Beathard has shown his toughness through his 10 NFL starts. (That’s also not necessarily a positive, as we’ll explain later.) He has played well at times. He has also struggled. With a better supporting cast, Beathard’s production would also be expected to elevate. Beathard also says the competition has made both players better.

CONS: While Beathard’s toughness can be seen as one of his better qualities, you never want your quarterback taking hits that can be avoided. Beathard must make quicker decisions to get the ball out of his hands and not absorb nearly as many hits he has taken through the course of his first two seasons.

Beathard got pounded way too many times (one sack for every 10.4 dropbacks). Those hits started to have an obvious impact on him, too. He got banged up while making his five starts last season and he began to look shell-shocked.

Physically, he needed a break at the time Mullens took over. But he also appeared to need a mental break, too. In 10 starts over his first two seasons, Beathard threw 13 interceptions with 12 TD passes.

Beathard must improve his pocket awareness. It’s easy to stand in the pocket during offseason drills and training camp in order to make the throws. The big test for Beathard will be to process information and get rid of the ball when he’s going up against an enemy pass rush.

Nick Mullens

PROS: Mullens is a gamer. He has been underestimated his entire career, and he continues to prove himself at every level he’s played.

Mullens took his preparation to peculiar levels even when he was on the practice squad. He practiced called plays in the huddle while cranking up crowd noise in his headphones. Mullens knows the offense very well. He also never showed any signs of getting rattled – other than his annoyance with Shanahan, who continued to talk in his ear after delivering the play call.

Mullens’ arm strength (more on that later) is questionable, but he can make up for some of his limitations with his timing -- his knowledge of the offense, reading the defense and anticipating his throws.

CONS: Despite some very good statistics, including an 8.3-yard average per attempt, Mullens did not grade well with some Pro Football Focus metrics.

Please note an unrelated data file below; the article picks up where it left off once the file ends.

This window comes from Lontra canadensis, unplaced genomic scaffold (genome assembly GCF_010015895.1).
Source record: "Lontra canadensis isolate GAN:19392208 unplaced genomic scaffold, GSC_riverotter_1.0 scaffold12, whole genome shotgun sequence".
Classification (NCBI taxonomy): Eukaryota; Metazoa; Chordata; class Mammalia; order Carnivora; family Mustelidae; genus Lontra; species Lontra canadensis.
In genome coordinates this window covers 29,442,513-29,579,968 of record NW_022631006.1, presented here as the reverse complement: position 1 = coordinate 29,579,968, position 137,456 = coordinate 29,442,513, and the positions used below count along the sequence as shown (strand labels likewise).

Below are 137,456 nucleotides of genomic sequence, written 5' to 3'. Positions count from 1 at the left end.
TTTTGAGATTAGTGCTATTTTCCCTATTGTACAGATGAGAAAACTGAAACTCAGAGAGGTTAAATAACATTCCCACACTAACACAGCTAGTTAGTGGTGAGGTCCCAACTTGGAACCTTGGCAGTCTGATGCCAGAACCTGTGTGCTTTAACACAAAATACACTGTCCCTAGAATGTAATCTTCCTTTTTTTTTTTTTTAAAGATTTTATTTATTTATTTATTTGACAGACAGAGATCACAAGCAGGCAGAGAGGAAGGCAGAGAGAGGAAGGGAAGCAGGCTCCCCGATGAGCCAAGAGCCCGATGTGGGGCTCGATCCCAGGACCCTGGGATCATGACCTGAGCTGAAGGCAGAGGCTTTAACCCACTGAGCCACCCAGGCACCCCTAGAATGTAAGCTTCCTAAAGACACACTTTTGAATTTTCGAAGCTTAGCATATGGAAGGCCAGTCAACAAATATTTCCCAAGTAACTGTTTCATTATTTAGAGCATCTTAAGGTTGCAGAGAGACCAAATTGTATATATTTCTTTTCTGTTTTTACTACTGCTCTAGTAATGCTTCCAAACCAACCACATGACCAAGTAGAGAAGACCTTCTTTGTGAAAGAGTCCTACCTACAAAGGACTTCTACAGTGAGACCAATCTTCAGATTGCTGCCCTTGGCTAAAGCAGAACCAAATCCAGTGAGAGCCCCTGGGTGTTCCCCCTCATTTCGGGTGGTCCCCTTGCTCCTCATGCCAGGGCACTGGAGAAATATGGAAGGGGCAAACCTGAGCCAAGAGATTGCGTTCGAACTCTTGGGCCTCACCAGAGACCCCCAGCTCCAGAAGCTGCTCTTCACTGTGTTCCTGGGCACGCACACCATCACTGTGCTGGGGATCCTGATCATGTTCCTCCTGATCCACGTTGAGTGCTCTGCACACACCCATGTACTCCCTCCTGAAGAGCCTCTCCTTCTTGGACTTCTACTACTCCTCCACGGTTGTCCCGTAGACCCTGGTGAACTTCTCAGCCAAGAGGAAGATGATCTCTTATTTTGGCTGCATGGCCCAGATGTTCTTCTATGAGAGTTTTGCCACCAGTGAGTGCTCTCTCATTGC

His 64.2 completion percentage topped Beathard (60.4) and Garoppolo (59.6), but Mullens ranked near the bottom of the league in completion percentage in small windows as well as passes of 20-or-more yards down the field. The takeaway from PFF is that Mullens thrived because Shanahan was able to scheme receivers to be open.

Where his arm tends to be a problem is that defenders tend to get their hands on Mullens’ passes. In college, he threw 46 interceptions in 44 games. Last season, he was intercepted 10 times in eight starts with 13 TD passes.

49ers' Fred Warner already forming bond with injured Kwon Alexander

49ers' Fred Warner already forming bond with injured Kwon Alexander

SANTA CLARA — Linebacker Fred Warner is looking forward to his second season with the 49ers, which includes partnering up with 49ers free-agent acquisition Kwon Alexander

Even though Alexander was held out of the offseason program rehabbing his ACL, Warner is not worried about building chemistry with him on the field. The two are already getting to know each other very well. 

“Yeah, just little things off the field, you know, hanging out with each other,” Warner said after the last practice of minicamp on June 13. “And I think we will have plenty of time during training camp leading up to the season to do that too.” 

Warner and Alexander are regularly seen standing together during practice, deep in conversation. The two were spotted in the back of the end zone last week, which Warner says is on purpose. 

“It’s good to stand back there because then we can see everything, from that point of view,” Warner said. “We go through close calls and seeing different adjustments that we’re making. Most of the time we’re just talking trash to the offense too.”  

Alexander, who is set to be ready to participate in team drills during training camp, appears to be itching to get on the field. He was regularly seen during OTAs and minicamp excitedly jumping around on the sidelines after a big defensive play. 

Linebackers coach DeMeco Ryans knows just what Alexander’s personality brings in practice and in meetings.

“He’s been great for us because he brings a different type of energy,” Ryans said during OTAs. “He brings swagger that I think we were kind of missing. He brings that edge that we needed. And he’s been great in our meeting rooms.” 

Warner co-signed Ryans’ description of Alexander. 

“He brings a lot of energy,” Warner said. “He’s brought a swag to the group for sure. I’m looking forward to seeing him out there running around. I see him during workouts and he looks great.”  

[RELATED: Breaking down backup QB competition between Beathard, Mullens]

Warner says you can even see that energy from Alexander on the sidelines while watching practice film. 

“Kwon hasn’t been out there on the field but he’s been out there and you see him jumping off the tape, from the sideline, it’s funny,” Warner said.  

Warner and Alexander likely will be paired up once the season begins, provided that the veteran is healthy. During the offseason, the defense’s new wide-nine alignment showed three linebackers on the field at once with Malcolm Smith, David Mayo, Elijah Lee and rookie Dre Greenlaw getting a good share of the snaps.